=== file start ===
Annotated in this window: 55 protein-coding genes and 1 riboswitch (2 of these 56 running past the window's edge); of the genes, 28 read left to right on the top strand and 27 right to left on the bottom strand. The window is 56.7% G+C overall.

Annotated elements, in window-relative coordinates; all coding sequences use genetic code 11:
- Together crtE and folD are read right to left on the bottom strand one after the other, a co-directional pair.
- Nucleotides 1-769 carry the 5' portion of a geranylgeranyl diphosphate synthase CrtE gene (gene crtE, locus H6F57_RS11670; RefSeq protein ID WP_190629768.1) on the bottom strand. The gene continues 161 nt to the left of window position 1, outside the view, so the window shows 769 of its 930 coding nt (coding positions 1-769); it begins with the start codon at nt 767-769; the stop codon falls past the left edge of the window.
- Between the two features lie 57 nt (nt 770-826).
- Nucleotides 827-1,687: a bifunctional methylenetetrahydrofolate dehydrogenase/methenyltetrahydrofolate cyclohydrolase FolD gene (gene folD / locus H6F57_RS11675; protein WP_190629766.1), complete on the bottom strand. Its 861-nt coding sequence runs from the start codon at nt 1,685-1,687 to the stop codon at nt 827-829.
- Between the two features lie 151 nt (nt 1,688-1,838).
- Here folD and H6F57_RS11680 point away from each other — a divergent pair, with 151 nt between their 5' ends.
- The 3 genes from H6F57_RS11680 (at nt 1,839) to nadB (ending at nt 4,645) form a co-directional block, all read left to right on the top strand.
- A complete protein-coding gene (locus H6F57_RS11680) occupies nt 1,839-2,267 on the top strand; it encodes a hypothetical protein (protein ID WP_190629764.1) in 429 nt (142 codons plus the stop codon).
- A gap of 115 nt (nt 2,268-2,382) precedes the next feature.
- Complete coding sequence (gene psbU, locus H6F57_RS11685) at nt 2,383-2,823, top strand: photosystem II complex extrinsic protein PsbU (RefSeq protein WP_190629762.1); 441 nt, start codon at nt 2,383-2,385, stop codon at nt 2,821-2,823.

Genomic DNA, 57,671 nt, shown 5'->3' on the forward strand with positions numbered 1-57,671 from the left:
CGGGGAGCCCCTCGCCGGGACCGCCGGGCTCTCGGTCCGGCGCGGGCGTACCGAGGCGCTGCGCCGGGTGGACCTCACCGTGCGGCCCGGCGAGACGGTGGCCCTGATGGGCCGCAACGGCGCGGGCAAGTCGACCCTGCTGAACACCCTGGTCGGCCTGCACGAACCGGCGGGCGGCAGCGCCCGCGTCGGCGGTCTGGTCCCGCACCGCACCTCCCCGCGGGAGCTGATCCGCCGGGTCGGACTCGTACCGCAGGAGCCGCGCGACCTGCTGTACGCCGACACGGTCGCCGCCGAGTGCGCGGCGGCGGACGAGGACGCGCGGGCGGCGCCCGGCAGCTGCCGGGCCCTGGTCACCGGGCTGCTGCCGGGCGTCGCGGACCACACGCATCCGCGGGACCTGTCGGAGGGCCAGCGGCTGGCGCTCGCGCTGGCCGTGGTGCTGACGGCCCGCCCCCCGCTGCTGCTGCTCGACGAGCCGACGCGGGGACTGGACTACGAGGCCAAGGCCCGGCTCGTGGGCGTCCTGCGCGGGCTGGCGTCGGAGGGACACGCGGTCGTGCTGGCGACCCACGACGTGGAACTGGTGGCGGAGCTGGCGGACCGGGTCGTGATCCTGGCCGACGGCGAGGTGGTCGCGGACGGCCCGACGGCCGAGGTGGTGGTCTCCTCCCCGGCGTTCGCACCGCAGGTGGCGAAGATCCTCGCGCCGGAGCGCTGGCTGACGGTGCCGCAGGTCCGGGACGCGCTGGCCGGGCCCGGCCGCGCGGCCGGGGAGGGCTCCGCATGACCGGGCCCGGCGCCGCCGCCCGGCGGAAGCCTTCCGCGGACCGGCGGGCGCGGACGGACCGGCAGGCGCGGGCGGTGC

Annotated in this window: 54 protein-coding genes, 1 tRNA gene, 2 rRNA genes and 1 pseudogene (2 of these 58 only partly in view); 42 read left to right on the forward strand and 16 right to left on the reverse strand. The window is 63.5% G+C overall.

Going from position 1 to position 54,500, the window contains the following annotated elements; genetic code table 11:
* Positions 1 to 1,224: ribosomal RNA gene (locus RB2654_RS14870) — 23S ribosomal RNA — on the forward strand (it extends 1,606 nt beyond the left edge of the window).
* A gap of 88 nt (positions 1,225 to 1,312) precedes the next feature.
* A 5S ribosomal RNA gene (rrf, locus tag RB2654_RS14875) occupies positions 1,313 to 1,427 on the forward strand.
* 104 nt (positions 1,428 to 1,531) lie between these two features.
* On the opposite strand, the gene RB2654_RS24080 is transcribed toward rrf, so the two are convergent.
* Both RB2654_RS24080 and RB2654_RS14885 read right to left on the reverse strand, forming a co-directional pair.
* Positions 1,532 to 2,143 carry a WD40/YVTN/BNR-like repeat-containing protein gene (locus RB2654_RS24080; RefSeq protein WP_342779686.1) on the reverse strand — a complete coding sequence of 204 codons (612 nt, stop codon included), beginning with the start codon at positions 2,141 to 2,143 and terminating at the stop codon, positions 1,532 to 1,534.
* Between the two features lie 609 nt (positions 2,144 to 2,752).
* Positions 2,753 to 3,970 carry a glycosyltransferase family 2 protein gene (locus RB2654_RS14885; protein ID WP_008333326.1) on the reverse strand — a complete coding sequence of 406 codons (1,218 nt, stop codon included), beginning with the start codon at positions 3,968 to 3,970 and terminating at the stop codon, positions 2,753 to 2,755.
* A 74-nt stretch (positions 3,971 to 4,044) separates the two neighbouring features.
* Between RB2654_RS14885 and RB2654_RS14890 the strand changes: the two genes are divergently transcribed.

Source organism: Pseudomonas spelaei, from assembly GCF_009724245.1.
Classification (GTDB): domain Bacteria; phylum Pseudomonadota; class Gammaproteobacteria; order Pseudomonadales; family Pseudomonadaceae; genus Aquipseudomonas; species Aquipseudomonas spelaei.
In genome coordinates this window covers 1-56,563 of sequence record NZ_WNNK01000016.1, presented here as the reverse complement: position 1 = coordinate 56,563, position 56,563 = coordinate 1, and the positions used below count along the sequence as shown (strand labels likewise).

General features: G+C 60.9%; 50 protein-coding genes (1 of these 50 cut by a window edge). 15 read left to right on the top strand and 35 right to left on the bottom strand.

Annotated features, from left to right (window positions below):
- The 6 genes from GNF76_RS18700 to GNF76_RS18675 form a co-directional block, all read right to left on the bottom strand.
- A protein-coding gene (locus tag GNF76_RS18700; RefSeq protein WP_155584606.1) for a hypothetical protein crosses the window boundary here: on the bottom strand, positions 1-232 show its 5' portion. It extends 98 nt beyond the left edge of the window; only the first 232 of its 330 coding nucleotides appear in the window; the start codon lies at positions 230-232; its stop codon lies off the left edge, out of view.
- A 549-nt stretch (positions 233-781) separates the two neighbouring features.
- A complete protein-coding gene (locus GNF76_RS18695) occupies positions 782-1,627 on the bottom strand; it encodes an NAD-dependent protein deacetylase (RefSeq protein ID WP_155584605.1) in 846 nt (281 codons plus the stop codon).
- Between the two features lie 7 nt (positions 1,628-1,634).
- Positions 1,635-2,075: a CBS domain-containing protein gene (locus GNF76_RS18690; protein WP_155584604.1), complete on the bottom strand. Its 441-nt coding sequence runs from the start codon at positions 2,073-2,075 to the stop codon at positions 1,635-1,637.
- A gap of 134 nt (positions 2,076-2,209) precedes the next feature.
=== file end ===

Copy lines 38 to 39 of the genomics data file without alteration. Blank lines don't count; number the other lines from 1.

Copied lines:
- Positions 1,635-2,075: a CBS domain-containing protein gene (locus GNF76_RS18690; protein WP_155584604.1), complete on the bottom strand. Its 441-nt coding sequence runs from the start codon at positions 2,073-2,075 to the stop codon at positions 1,635-1,637.
- A gap of 134 nt (positions 2,076-2,209) precedes the next feature.